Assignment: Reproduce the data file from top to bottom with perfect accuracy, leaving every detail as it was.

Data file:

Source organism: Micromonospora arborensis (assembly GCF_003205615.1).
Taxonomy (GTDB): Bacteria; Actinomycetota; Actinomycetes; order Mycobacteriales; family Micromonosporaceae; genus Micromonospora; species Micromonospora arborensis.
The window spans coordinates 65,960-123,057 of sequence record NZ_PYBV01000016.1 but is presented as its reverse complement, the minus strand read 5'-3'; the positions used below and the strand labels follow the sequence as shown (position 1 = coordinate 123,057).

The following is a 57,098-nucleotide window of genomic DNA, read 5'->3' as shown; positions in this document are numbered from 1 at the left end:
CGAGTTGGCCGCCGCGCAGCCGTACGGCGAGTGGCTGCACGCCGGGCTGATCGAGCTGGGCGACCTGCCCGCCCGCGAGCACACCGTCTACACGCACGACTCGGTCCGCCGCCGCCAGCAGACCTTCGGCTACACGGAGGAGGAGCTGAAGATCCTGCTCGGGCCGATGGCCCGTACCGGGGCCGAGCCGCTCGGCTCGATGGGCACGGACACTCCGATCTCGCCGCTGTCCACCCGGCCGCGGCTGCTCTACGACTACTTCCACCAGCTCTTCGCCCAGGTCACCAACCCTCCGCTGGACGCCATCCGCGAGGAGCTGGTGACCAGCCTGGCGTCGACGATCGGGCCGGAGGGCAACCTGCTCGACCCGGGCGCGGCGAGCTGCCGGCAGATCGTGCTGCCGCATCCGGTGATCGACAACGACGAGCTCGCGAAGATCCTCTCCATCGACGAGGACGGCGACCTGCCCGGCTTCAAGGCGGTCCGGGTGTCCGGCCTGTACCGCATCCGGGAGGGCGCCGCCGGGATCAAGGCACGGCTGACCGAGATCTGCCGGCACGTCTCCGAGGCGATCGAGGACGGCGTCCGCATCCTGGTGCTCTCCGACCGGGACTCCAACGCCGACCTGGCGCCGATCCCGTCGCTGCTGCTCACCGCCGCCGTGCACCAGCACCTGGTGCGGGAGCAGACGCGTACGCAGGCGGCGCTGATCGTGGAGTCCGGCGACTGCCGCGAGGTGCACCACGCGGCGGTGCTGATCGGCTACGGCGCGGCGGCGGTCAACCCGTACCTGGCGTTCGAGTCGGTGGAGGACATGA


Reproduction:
Source organism: Micromonospora arborensis (assembly GCF_003205615.1).
Taxonomy (GTDB): Bacteria; Actinomycetota; Actinomycetes; order Mycobacteriales; family Micromonosporaceae; genus Micromonospora; species Micromonospora arborensis.
The window spans coordinates 65,960-123,057 of sequence record NZ_PYBV01000016.1 but is presented as its reverse complement, the minus strand read 5'-3'; the positions used below and the strand labels follow the sequence as shown (position 1 = coordinate 123,057).

The following is a 57,098-nucleotide window of genomic DNA, read 5'->3' as shown; positions in this document are numbered from 1 at the left end:
CGAGTTGGCCGCCGCGCAGCCGTACGGCGAGTGGCTGCACGCCGGGCTGATCGAGCTGGGCGACCTGCCCGCCCGCGAGCACACCGTCTACACGCACGACTCGGTCCGCCGCCGCCAGCAGACCTTCGGCTACACGGAGGAGGAGCTGAAGATCCTGCTCGGGCCGATGGCCCGTACCGGGGCCGAGCCGCTCGGCTCGATGGGCACGGACACTCCGATCTCGCCGCTGTCCACCCGGCCGCGGCTGCTCTACGACTACTTCCACCAGCTCTTCGCCCAGGTCACCAACCCTCCGCTGGACGCCATCCGCGAGGAGCTGGTGACCAGCCTGGCGTCGACGATCGGGCCGGAGGGCAACCTGCTCGACCCGGGCGCGGCGAGCTGCCGGCAGATCGTGCTGCCGCATCCGGTGATCGACAACGACGAGCTCGCGAAGATCCTCTCCATCGACGAGGACGGCGACCTGCCCGGCTTCAAGGCGGTCCGGGTGTCCGGCCTGTACCGCATCCGGGAGGGCGCCGCCGGGATCAAGGCACGGCTGACCGAGATCTGCCGGCACGTCTCCGAGGCGATCGAGGACGGCGTCCGCATCCTGGTGCTCTCCGACCGGGACTCCAACGCCGACCTGGCGCCGATCCCGTCGCTGCTGCTCACCGCCGCCGTGCACCAGCACCTGGTGCGGGAGCAGACGCGTACGCAGGCGGCGCTGATCGTGGAGTCCGGCGACTGCCGCGAGGTGCACCACGCGGCGGTGCTGATCGGCTACGGCGCGGCGGCGGTCAACCCGTACCTGGCGTTCGAGTCGGTGGAGGACATGA